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Associated Disorders - Holiday Plaza Hearing Aid Center

Hearing Loss and Aphasia

Aphasia, as defined by the Mayo Clinic “is a condition that robs you of the ability to communicate. Aphasia can affect your ability to express and understand language, both verbal and written.  Aphasia typically occurs suddenly after a stroke or a head injury. But it can also come on gradually from a slowly growing brain […]

Tinnitus Explained

TINNITUS EXPLAINED Tinnitus (pronounced “tin-it-tus”) is an abnormal noise in the ear.  It is extremely common – nearly 36 million Americans have tinnitus.  More than half of the normal population has intermittent tinnitus.  About 6% of the general population has what they consider to be “severe” tinnitus.   Tinnitus may be in both ears or […]

What’s That Bump in My Ear Canal?

You felt a small bump in your ear canal when you were cleaning your ears with a Q-tip (which, by the way, you should not be doing).  And now you’re wondering what it might be.  One of the possibilities (and there are others) is that the bump in your ear is an osteoma.  An osteoma […]

Hearing Loss and High Blood Pressure

If you or someone you know suffers from hypertension (high blood pressure), you should know that it could lead to more problems than you may have imagined. A study published in February 2013 demonstrated a significant association between hypertension (high blood pressure) and hearing loss. A total of 274 patients between the ages of 45 – […]

Hearing Loss and Social Isolation

Depression (major depressive disorder or clinical depression) is a common but serious mood disorder. It causes severe symptoms that affect how you feel, think, and handle daily activities, such as sleeping, eating, or working. To be diagnosed with depression, the symptoms must be present for at least two weeks. SYMPTOMS OF DEPRESSION you feel hopeless […]

What is Hyperacusis?

HYPERACUSIS DEFINED Hyperacusis is the medical term used to describe abnormal and severe discomfort caused by sounds that are tolerable to listeners with normal hearing. The sounds do not have to be loud but can be sounds that are part of the listener’s everyday environment. SIGNS OF HYPERACUSIS Reduced tolerance to sound Increase sensitivity to […]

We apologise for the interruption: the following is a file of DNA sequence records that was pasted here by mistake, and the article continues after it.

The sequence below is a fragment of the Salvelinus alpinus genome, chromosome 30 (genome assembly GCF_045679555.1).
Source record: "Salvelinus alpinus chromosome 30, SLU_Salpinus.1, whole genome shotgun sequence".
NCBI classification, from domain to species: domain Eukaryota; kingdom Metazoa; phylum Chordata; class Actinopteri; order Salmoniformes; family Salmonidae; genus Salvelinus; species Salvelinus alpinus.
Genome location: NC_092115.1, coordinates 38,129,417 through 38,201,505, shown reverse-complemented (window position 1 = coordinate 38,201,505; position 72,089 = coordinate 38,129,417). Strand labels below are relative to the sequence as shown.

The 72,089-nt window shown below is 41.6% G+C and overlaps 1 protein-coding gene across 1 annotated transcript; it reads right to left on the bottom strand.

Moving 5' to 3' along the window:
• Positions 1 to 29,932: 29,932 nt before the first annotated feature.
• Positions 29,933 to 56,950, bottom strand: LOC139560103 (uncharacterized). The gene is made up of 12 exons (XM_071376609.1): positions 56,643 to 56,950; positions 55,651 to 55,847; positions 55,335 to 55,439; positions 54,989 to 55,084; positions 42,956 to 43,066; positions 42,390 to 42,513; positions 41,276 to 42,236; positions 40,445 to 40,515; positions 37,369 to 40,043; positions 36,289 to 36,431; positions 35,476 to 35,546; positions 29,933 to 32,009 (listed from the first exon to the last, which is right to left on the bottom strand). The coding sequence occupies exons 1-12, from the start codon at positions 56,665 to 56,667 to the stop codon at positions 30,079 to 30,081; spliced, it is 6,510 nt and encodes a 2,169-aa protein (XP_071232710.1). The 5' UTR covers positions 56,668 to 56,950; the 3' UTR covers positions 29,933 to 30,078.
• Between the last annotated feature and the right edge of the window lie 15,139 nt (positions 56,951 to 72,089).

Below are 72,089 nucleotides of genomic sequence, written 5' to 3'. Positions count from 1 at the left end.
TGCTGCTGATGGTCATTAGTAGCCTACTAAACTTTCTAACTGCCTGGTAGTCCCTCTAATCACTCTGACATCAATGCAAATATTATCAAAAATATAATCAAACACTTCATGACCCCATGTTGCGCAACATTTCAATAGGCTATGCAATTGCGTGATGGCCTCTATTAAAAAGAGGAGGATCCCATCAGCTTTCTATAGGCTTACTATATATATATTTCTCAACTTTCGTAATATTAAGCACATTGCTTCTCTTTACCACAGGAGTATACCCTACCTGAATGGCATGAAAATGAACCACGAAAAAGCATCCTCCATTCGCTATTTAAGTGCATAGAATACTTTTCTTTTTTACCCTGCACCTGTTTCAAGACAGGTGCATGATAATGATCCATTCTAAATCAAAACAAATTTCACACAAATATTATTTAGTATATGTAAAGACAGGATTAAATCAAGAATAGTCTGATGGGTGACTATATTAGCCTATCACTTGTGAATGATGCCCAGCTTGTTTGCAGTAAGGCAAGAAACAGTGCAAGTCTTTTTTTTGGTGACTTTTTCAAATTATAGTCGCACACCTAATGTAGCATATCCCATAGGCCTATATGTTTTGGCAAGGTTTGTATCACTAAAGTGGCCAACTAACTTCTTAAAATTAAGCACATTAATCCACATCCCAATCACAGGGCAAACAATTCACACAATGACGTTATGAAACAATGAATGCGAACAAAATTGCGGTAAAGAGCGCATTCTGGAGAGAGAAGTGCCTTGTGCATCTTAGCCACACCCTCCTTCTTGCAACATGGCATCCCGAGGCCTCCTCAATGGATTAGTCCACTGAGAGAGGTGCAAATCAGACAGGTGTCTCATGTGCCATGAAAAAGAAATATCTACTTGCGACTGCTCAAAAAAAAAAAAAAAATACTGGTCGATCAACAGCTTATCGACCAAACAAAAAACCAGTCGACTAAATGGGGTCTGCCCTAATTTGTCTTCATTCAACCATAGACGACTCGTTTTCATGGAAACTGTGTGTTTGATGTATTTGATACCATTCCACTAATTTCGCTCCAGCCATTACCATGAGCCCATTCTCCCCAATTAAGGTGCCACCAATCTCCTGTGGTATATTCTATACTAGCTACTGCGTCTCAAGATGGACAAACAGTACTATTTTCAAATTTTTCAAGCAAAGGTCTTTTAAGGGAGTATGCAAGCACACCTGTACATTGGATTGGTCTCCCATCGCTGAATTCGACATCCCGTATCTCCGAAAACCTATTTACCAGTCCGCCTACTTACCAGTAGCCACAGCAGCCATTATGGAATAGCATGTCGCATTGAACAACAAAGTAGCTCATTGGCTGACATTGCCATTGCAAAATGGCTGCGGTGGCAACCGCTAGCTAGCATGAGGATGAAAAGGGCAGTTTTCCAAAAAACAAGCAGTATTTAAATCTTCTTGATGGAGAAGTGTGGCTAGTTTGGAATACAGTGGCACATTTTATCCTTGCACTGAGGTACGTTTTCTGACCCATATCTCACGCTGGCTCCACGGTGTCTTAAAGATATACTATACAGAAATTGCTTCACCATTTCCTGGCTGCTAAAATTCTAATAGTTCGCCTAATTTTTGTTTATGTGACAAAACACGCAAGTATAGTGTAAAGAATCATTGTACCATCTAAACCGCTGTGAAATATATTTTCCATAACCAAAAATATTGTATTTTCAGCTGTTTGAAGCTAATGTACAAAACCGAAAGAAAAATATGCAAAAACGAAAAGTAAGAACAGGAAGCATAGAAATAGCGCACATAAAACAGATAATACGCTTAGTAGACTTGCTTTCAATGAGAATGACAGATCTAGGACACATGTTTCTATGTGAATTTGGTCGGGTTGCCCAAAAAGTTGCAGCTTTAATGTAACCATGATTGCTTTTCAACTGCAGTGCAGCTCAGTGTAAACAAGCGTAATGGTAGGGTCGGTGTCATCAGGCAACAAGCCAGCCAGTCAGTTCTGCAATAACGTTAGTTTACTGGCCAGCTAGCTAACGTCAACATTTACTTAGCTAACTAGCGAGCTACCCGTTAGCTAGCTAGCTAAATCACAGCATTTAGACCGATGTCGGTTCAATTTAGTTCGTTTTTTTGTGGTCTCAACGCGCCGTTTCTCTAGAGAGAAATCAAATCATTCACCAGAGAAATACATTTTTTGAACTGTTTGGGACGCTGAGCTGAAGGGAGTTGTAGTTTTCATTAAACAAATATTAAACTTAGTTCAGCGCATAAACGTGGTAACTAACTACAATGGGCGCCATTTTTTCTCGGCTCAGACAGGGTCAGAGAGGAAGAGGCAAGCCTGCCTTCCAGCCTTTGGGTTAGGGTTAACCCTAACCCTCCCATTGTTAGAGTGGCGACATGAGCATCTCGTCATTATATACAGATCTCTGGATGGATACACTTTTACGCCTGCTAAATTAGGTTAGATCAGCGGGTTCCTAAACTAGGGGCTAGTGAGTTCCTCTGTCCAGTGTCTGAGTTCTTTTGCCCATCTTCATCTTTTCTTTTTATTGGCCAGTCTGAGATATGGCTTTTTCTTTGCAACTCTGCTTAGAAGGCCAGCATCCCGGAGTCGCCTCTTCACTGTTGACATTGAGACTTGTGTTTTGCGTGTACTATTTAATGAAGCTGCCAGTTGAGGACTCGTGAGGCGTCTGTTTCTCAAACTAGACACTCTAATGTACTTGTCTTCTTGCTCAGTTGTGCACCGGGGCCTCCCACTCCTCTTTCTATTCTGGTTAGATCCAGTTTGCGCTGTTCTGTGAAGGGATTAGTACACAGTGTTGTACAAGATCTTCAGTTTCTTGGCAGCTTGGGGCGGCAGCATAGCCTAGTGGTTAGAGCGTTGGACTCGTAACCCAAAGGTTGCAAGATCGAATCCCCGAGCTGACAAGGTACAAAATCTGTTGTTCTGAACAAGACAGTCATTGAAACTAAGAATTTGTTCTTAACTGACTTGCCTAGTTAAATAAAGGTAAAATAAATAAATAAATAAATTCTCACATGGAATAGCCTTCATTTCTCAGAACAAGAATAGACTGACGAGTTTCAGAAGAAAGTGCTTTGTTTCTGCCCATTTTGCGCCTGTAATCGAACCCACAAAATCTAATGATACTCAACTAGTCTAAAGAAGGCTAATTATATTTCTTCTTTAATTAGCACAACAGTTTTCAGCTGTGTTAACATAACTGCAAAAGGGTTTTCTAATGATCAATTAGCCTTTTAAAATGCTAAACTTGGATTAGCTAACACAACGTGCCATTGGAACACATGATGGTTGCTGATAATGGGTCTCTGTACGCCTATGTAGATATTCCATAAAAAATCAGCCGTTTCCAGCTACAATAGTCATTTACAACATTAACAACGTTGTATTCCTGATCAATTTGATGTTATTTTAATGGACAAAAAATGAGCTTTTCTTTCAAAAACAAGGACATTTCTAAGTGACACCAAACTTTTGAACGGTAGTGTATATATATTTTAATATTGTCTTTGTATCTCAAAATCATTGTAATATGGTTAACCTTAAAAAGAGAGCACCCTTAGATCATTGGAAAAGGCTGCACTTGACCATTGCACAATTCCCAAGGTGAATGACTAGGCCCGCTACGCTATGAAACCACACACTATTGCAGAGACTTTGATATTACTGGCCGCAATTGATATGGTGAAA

Lyme Disease and Hearing Loss

Lyme disease is an infection caused by a bacterium (a germ) that is commonly transmitted by a bite from an infected deer tick. Although April through October is considered to be prime tick season; Lyme disease can be transmitted by a tick at any time of year. Symptoms Diagnosis of Lyme disease can be difficult […]

Spring Allergies Can Cause Hearing Loss

  In spite of the unseasonably cool weather in many parts of the country, spring is here and allergy season has begun.  Millions of Americans suffer from allergies and late March/early April typically means the start of a runny nose, watery eyes, sneezing and other miserable allergy symptoms. Allergy is the term used to describe an […]

Can Hearing Loss Cause Depression, Especially in Women?

According to a study published on March 6, 2014 hearing loss is associated with depression among American adults, especially women and those younger than age 70. In the new study, the research indicated that as hearing declined, the percentage of depressed adults increased — from about 5 percent in those who had no hearing problems to […]

Hearing Loss and Osteoporosis, is There a Connection?

Osteoporosis is a disease that thins and weakens the bones to the point that they become fragile and break easily. Women and men with osteoporosis most often break bones in the hip, spine, and wrist, but any bone can be affected. In the United States, more than 40 million people either already have osteoporosis or […]